Ethics Board Finds Cause to Proceed on Sanford

     COLUMBIA, S.C. (CN) – The state Ethics Commission believes there’s “probable cause” for Gov. Mark Sanford to face charges of violating state law in his travel and use of campaign funds. The announcement capped a bad week for Sanford, which also saw the filing of a resolution of impeachment by a fellow Republican lawmaker.




     The Ethics Commission, which met in a daylong closed session Wednesday, did not provide details of its deliberations or what specific charges Sanford face during a hearing the body will likely schedule for early January, shortly before the Legislature reconvenes.
     Herb Hayden, the commission’s executive director, said those details will be released next week.
     “[The Commission] found probable cause exists on several allegations,” Hayden told reporters after the meeting. “However, it should be pointed out that a finding of probable cause is not a finding of guilt. It is only one phase in the process.”
     Sanford’s travel and use of campaign funds have been under scrutiny since he disappeared for five days in June to rendezvous with his Argentine mistress.
     An investigation by The Associated Press concluded that the governor violated prohibitions on use of state aircraft and using state funds to buy high-priced tickets for commercial flights.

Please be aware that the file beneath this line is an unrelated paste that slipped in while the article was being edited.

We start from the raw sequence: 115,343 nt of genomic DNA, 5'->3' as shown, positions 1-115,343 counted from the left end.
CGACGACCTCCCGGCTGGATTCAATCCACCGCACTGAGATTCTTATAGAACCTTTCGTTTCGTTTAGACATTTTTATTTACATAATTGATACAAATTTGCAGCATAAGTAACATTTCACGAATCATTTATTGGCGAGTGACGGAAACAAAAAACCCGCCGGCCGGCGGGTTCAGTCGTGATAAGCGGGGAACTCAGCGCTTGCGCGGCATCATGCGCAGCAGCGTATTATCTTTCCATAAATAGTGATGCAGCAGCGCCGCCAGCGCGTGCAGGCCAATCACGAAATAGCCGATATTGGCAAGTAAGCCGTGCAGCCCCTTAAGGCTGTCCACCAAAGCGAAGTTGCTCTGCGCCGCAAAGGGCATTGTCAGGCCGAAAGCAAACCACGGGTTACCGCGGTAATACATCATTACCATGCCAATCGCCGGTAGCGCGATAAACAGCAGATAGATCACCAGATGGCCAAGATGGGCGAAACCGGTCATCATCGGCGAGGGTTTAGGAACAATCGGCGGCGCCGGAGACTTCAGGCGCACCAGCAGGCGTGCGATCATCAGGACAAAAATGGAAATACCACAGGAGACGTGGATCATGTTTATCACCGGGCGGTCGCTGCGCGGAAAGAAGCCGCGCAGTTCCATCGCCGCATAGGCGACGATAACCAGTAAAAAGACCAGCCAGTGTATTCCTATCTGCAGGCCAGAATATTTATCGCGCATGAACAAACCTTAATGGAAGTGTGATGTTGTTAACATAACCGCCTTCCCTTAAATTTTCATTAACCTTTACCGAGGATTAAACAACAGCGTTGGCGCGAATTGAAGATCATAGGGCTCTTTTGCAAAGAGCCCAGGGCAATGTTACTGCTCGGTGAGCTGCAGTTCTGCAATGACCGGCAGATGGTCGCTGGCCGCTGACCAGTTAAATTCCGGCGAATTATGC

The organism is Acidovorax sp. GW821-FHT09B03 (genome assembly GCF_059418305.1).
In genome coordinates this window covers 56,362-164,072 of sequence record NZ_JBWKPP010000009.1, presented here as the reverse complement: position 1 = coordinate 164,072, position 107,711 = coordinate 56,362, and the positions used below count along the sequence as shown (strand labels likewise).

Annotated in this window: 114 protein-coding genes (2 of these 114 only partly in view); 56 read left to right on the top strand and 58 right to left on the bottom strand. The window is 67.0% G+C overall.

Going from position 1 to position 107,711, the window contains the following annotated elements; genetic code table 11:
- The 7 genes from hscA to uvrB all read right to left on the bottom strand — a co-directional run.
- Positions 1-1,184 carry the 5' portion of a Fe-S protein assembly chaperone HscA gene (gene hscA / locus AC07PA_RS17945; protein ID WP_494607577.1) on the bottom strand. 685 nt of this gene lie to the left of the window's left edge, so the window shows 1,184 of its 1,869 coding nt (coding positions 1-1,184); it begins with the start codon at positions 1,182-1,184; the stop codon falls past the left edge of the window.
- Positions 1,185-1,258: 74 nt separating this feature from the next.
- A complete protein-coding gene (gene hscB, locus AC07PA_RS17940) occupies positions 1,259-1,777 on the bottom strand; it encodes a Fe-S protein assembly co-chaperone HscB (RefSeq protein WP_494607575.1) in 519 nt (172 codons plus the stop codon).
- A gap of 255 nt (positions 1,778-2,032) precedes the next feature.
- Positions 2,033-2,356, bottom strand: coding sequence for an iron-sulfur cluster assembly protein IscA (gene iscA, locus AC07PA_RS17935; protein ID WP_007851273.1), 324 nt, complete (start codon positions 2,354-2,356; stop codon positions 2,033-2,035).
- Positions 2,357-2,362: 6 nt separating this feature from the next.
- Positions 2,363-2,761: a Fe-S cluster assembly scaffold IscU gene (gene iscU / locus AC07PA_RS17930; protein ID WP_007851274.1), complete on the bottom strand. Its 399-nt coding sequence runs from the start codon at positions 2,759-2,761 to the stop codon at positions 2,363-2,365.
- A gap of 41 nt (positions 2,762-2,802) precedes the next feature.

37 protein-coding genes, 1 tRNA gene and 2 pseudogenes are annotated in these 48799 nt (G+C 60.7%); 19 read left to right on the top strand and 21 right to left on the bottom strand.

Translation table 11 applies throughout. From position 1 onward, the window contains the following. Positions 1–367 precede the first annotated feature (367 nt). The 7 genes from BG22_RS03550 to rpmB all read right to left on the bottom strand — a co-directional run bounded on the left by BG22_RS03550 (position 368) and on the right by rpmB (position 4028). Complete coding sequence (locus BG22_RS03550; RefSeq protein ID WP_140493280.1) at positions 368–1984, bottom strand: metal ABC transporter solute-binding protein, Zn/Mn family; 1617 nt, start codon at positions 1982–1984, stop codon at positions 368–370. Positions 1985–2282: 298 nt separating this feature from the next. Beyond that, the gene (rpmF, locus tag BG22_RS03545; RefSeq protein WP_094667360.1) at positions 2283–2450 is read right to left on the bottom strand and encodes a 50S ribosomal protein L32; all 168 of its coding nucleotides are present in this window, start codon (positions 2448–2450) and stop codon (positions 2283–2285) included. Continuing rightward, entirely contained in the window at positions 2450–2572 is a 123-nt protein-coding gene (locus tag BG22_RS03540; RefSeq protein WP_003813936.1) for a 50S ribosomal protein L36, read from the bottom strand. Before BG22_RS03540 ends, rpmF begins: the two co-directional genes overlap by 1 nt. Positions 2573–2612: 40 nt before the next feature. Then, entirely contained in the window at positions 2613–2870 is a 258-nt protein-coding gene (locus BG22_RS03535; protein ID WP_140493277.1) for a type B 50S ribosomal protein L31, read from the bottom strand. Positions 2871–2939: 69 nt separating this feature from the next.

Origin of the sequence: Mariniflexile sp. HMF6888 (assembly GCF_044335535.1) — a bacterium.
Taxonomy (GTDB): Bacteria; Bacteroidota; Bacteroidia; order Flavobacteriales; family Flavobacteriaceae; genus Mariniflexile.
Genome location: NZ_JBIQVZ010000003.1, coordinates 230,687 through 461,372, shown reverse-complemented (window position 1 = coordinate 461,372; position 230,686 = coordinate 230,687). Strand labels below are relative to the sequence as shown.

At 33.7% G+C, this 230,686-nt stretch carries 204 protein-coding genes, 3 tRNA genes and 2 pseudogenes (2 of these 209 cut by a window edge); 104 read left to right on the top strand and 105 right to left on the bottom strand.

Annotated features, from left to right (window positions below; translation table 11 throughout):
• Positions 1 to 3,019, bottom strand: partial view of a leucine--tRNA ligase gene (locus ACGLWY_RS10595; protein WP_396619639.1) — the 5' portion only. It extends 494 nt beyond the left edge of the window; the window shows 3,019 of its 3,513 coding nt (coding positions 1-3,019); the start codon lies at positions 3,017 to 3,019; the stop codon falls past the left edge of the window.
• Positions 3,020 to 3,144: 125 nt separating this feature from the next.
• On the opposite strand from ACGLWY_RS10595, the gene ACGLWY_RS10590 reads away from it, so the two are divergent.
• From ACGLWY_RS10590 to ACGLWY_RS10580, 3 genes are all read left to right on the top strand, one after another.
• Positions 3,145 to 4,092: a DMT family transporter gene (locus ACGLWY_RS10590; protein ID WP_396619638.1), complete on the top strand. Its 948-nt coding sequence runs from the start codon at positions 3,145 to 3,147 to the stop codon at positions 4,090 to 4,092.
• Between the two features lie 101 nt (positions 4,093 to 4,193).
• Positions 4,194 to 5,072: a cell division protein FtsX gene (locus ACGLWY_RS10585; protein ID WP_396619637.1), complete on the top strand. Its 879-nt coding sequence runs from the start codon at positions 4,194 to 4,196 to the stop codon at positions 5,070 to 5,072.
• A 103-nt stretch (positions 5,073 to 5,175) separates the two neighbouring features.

Sanford calls his investigation grossly unfair and says his practices were in line with those of his predecessors.
     Not to be outdone, The State newspaper, which covers the Capitol region, said it uncovered evidence that Sanford received questionable personal reimbursements from a campaign account.
     But whether Sanford’s removal will ever come to pass is still very much an open question.
     House Speaker Bobby Harrell, a Republican from Charleston, said in a statement that “unless the [commission’s] investigation contains new information about serious crimes or misconduct by the governor, the information we have to date does not rise to a level to remove him from office.”
     Sanford, who is married, was considered a contender for the 2012 Republican presidential nomination until his personal life imploded.

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